I am looking to extract the ocean floor depth from a given lat/lng.

Research has lead me to lots of sources. Does anyone have any words of wisdom or good sources or the best way to achieve this?

Google Maps Elevation - https://developers.google.com/maps/documentation/elevation/start / (but means im locked into Google Maps)

Open Elevation https://open-elevation.com/ - not sure of the sources

GEBCO https://www.ngdc.noaa.gov/gazetteer/docs/ - I had a look but there is missing depth information so unsure of completness.

Mapquest https://developer.mapquest.com/documentation/open/elevation-api/elevation-chart/get/ not sure if elevation includes sea, I suspect not.

For me the quickest way woud be use a Public API. IF needed I can roll my own, but I suspect it will add a considerable amount of time onto the project.

5 Answers 5


For Germany North Sea and Baltic Sea:

  • Baltic sea IOW

  • Baltic Sea Bathymetry Database Mark an area and download.

  • North Sea AufMod sorry only german.

  • DE: Alle morphologischen Produkte des Funktionalen Bodenmodells stehen über einen FTP-Server zur freien Nutzung zur Verfügung. Die Polygondaten stehen in der File-Geodatabase AufModDatabasedModelling.gdb über diesen Link bereit: Die originären Datafiles (50 m * 50 m Modellgitter) stehen hier bereit...

  • EN: All morphological products of the functional modell could be downloaded via the FTP Server and are free in use.

  • Polygonal datasets could be found in the AufModDatabasedModelling.gdb this link.

  • 'Orignal' grid file with 50x50m solution (CSV XYZ) could be read from this link.

EDIT comment: I'm not sure for what purpose you need the global data. The GEBCO dataset is good for "global things", but near shore complicated to use. Near shore you are pinned down on regional services.

The matter it self is difficult in terms of "global to handle", because of the financel, political, juristical and commercial nature.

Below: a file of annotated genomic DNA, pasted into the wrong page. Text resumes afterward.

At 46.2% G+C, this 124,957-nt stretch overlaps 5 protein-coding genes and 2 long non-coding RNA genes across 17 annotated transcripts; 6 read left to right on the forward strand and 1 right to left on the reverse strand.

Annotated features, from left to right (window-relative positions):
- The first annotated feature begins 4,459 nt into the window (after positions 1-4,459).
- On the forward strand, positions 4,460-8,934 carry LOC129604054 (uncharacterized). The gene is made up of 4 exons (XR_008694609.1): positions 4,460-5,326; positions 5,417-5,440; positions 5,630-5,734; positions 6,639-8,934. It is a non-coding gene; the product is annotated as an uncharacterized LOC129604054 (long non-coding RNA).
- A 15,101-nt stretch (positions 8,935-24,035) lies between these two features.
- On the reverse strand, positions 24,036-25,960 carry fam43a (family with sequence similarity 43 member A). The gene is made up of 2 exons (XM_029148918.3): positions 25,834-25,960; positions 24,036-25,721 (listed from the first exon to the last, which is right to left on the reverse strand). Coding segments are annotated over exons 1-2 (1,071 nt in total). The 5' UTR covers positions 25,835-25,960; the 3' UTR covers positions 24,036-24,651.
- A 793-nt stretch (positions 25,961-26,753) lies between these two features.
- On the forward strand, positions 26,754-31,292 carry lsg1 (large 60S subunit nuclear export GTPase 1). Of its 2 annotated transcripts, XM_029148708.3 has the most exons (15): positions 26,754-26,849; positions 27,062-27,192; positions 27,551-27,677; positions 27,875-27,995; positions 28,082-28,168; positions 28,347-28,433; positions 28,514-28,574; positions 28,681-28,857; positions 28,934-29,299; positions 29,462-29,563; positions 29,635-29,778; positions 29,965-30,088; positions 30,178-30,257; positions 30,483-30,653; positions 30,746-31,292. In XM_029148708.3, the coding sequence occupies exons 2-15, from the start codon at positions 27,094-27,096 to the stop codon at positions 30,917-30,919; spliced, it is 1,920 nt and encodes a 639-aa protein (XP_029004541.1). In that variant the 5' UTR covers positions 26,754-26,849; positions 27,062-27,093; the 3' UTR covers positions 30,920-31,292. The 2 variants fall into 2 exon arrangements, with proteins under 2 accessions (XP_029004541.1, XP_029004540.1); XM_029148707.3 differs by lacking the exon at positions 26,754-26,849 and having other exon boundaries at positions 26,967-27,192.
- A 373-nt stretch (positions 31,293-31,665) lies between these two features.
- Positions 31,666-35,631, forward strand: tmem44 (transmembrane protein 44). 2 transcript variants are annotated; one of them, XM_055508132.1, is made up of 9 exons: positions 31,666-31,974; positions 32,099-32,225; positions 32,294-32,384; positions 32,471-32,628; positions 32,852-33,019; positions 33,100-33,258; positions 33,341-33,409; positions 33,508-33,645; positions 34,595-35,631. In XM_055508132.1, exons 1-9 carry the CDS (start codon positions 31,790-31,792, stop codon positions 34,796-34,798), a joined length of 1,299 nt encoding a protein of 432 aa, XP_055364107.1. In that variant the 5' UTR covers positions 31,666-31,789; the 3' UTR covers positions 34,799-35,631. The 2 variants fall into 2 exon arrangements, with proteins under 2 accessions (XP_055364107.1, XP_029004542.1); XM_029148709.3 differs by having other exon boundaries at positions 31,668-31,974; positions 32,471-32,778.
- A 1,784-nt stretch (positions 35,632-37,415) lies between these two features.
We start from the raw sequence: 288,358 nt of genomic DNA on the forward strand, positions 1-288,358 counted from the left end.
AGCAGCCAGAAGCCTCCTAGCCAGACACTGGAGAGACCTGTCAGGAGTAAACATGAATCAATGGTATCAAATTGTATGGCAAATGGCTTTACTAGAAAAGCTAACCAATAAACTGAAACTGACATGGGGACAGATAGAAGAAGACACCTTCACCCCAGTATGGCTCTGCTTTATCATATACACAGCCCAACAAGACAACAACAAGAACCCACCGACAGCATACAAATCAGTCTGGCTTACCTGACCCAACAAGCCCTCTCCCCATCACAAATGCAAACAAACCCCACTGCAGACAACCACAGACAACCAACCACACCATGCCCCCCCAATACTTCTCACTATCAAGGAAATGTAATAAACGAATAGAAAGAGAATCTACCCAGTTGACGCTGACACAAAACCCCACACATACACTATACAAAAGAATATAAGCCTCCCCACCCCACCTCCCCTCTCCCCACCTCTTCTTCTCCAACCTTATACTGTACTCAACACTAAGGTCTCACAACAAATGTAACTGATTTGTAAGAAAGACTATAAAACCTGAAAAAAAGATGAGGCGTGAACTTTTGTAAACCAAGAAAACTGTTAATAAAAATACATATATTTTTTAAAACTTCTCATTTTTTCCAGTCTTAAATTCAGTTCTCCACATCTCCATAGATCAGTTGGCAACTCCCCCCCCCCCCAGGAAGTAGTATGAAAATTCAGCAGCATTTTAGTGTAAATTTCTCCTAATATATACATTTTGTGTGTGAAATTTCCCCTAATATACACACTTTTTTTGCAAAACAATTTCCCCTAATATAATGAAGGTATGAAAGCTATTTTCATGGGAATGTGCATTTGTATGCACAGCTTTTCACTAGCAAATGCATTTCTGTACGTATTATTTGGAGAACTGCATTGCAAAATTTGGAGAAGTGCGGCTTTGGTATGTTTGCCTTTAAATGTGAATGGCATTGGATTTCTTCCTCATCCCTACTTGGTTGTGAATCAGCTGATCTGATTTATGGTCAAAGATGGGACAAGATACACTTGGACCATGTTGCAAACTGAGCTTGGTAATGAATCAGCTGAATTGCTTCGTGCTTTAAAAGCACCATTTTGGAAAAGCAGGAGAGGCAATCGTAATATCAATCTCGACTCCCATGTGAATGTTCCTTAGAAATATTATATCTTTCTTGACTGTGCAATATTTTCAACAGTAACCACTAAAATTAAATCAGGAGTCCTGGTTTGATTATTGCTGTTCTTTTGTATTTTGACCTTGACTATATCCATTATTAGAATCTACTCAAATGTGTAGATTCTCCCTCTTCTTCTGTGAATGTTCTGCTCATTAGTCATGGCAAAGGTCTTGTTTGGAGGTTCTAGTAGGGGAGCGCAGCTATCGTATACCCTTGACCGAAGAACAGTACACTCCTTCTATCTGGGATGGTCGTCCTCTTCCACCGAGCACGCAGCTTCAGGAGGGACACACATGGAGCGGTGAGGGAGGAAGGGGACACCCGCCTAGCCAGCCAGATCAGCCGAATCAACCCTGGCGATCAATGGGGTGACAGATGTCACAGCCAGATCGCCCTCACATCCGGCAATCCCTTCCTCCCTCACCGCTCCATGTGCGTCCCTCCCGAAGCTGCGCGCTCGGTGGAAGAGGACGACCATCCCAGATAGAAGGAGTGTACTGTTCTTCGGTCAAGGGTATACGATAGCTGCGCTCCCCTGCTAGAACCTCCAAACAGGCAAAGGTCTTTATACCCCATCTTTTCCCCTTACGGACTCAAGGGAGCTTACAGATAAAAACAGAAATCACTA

(1) Acqiuring seefloor data in global terms is expensive.

(2) You have a trade-off between, resolution, effort, survey costs and the water depth, which is leading in to a bunch of "incomparable raw data" and relative raw grids (GEBCO 1 min or 30 arc seconds for example).

(3) Data assimilation and usage (terms of rights holder, territorical access) is complicated due to global nature of different souverenity/trading/commercial systems.

(4) This will lead into a political agreement to get data from regions or the world (EU/ US/ UNO bundled under GEBCO f.e.) to assimilate the stuff with a more or less common resolution.

(5) Datasets are very precise if you deal with "regional data sources" (like BSH data set 100 m is a high resolution in bathymetry terms)

(6) IMO you have to handle these trade-off, to use these precise data, fitting to your application using your own assimilation approach (shallow water regions for example) or use the common resolution of the assimilated data products GEBCO.

  • Appreciate the length you have gone to to answer this. The data is great for local waters, however I do need a global data set so I might have to find data with a global coverage to provide a consistant result set globally Commented Sep 18, 2017 at 9:26

Here is another bathymetry source:


Also for shallow waters you can estimate through remote sensing. Here are some examples to explore: Example 1 Example 2 Example 3


For European waters there's EMODnet and their portal

A harmonised EMODnet Digital Terrain Model (DTM) has been generated for European sea regions from selected bathymetric survey data sets, composite DTMs, Satellite Derive Bathymetry (SDB) data products, while gaps with no data coverage are completed by integrating the GEBCO Digital Bathymetry.


I use Mapzen Terrarium PNG elevation tiles in AWS S3 bucket. You read the Red Green and Blue (RGB) of a particular pixel and perform a math calculation.you can do the same with MapBox rgb elevation tiles or klokantech Map tiler/openmaptiles. Just different schemas but same concept. Check OUT ESRI tiled elevation service of LERC tiles they have API.


There is a web API to the General Bathymetric Chart of the Oceans (GEBCO) available here: https://www.amentum.io/ocean_docs#tag/gebco

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